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In the Press | Patient Testimonials

It’s clearly evident that many, many patients have benefited from the innovative approaches performed by the MIMIS surgeons. We invite you to read the following summary that represents a partial listing of their individual and group accomplishments, and consistently excellent patient results. MIMIS is poised to remain at the forefront of all surgical advancements.

When JH, 29, of Milwaukee had a grapefruit-sized benign tumor removed from her liver, she was happily surprised to be out of the hospital in two days, back to work in just 2 weeks and with only small scars to show for her operation. The surgery, performed by Dr. Lyle Henry, chief surgeon at Columbia St. Mary’s Hospital Milwaukee and MIMIS co-founder, was among the first of its kind in Wisconsin.

A new study in the American College of Surgeons (February, 2003) pointed out several advantages to laparoscopic liver surgery, including decreased hospital stays, less blood loss, fewer surgical complications, decreased pain after surgery, reduced trauma to the abdominal wall and reduced scar tissue. The study concluded that laparoscopy should become the standard approach for liver surgeries, except when tumors are extremely large.

Dr. Grace Janik and Dr. Charles Koh, internationally known reproductive specialists and surgeons at the Reproductive Specialty Center and MIMIS, went to France to train in a new infertility diagnostic procedure known as fertiloscopy. Columbia St. Mary’s and MIMIS is now the only Midwest location and just the third in the U.S. to offer this non-invasive procedure.

The new technique replaces a combination of more painful, time-consuming and costly tests, including a very uncomfortable x-ray exam and three tests done under general anesthesia in a hospital operating room. These tests were done over a period of a few months. Involving only one procedure versus four, fertiloscopy is less expensive and does not require checking into the hospital.

With fertiloscopy, doctors can zero in on a correct diagnosis in as little as 10 minutes, Dr. Koh explained. “All of that is done in one sitting in the office without anesthesia,” he said. During the procedure women can interact with their doctors while watching the examination on a monitor, allowing patients to ask questions and participate in their own treatment.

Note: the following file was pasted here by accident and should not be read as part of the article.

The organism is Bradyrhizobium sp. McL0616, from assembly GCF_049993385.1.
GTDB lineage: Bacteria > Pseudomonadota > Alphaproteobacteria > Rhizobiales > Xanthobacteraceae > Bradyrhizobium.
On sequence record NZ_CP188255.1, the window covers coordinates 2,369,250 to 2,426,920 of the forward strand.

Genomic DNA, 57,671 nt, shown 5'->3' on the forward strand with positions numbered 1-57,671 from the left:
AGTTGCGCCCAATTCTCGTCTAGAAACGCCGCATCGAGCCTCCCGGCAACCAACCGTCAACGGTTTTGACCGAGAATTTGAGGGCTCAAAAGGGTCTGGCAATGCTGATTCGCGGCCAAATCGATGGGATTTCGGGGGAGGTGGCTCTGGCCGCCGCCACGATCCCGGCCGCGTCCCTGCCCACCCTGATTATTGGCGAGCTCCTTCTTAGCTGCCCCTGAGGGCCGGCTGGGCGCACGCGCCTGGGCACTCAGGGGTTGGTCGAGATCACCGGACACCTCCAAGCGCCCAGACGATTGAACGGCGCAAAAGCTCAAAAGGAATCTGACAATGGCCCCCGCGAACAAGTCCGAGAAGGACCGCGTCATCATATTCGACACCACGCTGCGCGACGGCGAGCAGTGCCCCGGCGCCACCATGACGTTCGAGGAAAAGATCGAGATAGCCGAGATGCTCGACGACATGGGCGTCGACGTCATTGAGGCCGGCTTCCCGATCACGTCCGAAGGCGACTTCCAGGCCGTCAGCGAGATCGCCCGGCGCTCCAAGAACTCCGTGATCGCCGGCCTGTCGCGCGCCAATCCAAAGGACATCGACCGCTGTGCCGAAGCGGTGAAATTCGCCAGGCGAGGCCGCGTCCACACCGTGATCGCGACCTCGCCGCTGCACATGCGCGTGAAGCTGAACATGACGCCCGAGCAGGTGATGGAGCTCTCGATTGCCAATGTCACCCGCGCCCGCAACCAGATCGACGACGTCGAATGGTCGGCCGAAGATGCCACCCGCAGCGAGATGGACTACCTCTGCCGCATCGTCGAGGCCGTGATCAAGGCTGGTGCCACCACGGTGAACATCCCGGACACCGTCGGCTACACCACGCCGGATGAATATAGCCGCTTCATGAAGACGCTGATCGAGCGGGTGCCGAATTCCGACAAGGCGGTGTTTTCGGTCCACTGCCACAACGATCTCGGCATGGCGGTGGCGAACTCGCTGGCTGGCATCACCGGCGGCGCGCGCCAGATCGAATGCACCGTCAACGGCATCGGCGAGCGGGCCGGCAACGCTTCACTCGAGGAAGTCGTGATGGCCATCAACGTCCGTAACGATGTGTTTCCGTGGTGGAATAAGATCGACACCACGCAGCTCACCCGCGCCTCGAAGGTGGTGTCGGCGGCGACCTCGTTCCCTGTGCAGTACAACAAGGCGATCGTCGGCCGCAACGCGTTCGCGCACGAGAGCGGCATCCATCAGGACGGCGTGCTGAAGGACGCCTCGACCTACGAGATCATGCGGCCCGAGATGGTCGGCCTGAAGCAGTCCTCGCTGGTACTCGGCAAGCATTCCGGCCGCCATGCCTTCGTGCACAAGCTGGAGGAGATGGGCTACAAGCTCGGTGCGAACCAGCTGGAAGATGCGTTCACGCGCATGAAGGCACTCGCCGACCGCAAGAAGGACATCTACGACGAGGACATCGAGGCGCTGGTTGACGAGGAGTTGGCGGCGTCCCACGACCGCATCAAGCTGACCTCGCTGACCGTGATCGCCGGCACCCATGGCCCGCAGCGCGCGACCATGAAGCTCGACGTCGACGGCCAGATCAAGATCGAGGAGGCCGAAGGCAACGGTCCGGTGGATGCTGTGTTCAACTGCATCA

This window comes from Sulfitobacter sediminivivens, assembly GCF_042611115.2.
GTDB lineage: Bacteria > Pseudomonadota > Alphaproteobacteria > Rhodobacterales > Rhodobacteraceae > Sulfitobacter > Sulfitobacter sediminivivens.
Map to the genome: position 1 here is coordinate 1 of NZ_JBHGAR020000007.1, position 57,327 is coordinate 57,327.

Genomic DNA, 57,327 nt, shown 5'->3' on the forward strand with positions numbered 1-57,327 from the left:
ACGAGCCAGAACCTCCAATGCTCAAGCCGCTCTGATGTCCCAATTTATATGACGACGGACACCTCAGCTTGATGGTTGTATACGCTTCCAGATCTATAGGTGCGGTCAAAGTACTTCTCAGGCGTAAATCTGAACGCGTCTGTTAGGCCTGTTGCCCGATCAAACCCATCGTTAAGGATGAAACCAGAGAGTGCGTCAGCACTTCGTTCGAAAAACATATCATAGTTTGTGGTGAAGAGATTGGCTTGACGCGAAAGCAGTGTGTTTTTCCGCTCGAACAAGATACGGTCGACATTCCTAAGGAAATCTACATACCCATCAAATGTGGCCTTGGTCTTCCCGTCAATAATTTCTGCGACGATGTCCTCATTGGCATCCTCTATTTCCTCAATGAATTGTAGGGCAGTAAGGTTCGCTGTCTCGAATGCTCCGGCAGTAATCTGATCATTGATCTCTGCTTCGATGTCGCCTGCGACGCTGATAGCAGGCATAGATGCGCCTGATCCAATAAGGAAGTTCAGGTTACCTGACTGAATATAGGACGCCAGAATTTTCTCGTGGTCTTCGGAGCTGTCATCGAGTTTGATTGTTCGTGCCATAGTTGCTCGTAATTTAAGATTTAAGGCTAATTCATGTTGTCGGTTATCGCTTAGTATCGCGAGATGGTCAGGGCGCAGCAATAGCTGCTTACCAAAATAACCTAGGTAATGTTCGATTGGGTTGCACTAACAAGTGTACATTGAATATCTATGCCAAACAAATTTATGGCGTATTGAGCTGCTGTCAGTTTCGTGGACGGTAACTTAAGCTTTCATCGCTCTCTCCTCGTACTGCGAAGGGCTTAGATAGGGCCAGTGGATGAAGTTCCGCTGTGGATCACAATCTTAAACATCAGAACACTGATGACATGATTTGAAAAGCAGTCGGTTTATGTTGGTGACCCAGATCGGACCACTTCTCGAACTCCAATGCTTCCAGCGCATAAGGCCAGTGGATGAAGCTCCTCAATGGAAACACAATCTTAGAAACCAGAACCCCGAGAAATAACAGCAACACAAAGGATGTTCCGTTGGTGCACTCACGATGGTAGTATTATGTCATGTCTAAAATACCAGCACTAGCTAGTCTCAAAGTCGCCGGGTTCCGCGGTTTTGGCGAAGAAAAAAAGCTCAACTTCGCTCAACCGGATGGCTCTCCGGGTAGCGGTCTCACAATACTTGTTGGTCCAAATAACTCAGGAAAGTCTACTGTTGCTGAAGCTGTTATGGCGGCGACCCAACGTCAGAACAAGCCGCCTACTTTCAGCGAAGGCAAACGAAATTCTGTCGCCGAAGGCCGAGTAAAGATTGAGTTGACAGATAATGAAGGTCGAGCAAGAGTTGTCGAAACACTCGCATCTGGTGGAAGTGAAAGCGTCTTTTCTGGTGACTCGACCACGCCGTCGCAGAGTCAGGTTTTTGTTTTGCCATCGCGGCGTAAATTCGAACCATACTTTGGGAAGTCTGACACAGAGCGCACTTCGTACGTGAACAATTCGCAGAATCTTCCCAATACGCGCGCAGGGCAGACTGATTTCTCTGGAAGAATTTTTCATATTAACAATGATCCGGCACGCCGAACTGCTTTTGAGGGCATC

Athletic pubalgia, also known as sports hernia, can take an athlete out of contention for extended periods of time. Traditional surgery was once the only treatment for this condition. Now, a less invasive surgery can get athletes back to their game quicker and with minimal pain during recovery.

Laparoscopic repair of athletic pubalgia is a precise surgical procedure developed by MIMIS surgeons and performed by only a few surgeons in the world. Dr. Richard Cattey, chief of surgery at Columbia St. Mary’s Ozaukee Campus and a founding member of MIMIS, is known worldwide for his expertise in athletic pubalgia operations.

Dr. Cattey has a 100% success rate for surgeries of this type. This innovative surgical technique has allowed MIMIS athletic patients, including Olympic competitors, to successfully return to their sport of choice.

Most people think of hip injuries when they consider fractures associated with osteoporosis. Actually, osteoporosis causes 700,000 spinal fractures every year - - twice as many as hip fractures.

In the past, when an elderly person suffered such a fracture, the treatment was bed rest, pain medications and back braces. If these treatments failed, the only other option was surgery, but it was often painful, had complications and did not restore the spine’s original shape. All that has changed with a new, minimally invasive technique called kyphoplasty.

Kyphoplasty involves a small incision of only 1-2 centimeters into which a specially-designed surgical balloon is inserted to open the collapsed bone. The process is similar to angioplasty, in which a balloon is used to open up a compressed artery that is blocked by plaque, “but you put a stent in the artery in angioplasty, and here, you also put (surgical) cement into the structure,” according to Dr. Stephen Robbins, orthopaedic surgeon at Columbia St. Mary’s Hospital Milwauee and MIMIS physician.

Studies show a 90% success rate in the reduction of pain. The day after surgery, patients are discharged and they can return to their normal activities, pain-free. “The problem is fixed almost instantaneously,” added Dr. Robbins.

The surgery can also prevent or improve kyphosis or “dowager’s hump” the spinal deformity that can cause additional health problems. Kyphosis can make walking, eating and sleeping painful or difficult. Even more threatening are the health risks associated with kyphosis such as breathing impairment and compounding health problems such as additional spinal fractures. “The procedure has had very good results in pain resolution and some improvement in deformity,” concludes Dr. Robbins.

Today, Dr. Lyle Henry and Dr. Charles Koh, co-directors of the institute, and the MIMIS team of physicians continually integrate new procedures and improve upon existing ones to deliver state-of-the-art laparoscopic treatment. While not all surgeries can be done laparoscopically, many can and should be offered if the choice is available, according to Dr. Henry. “If it’s an option, and frequently it is, the biggest hold-up is that some surgeons just don’t do it” he said. “People need to see a surgeon who has extensive laparoscopic experience, and we are going to continue to push the envelope … as long as it can be done safely,” Dr. Henry concluded.


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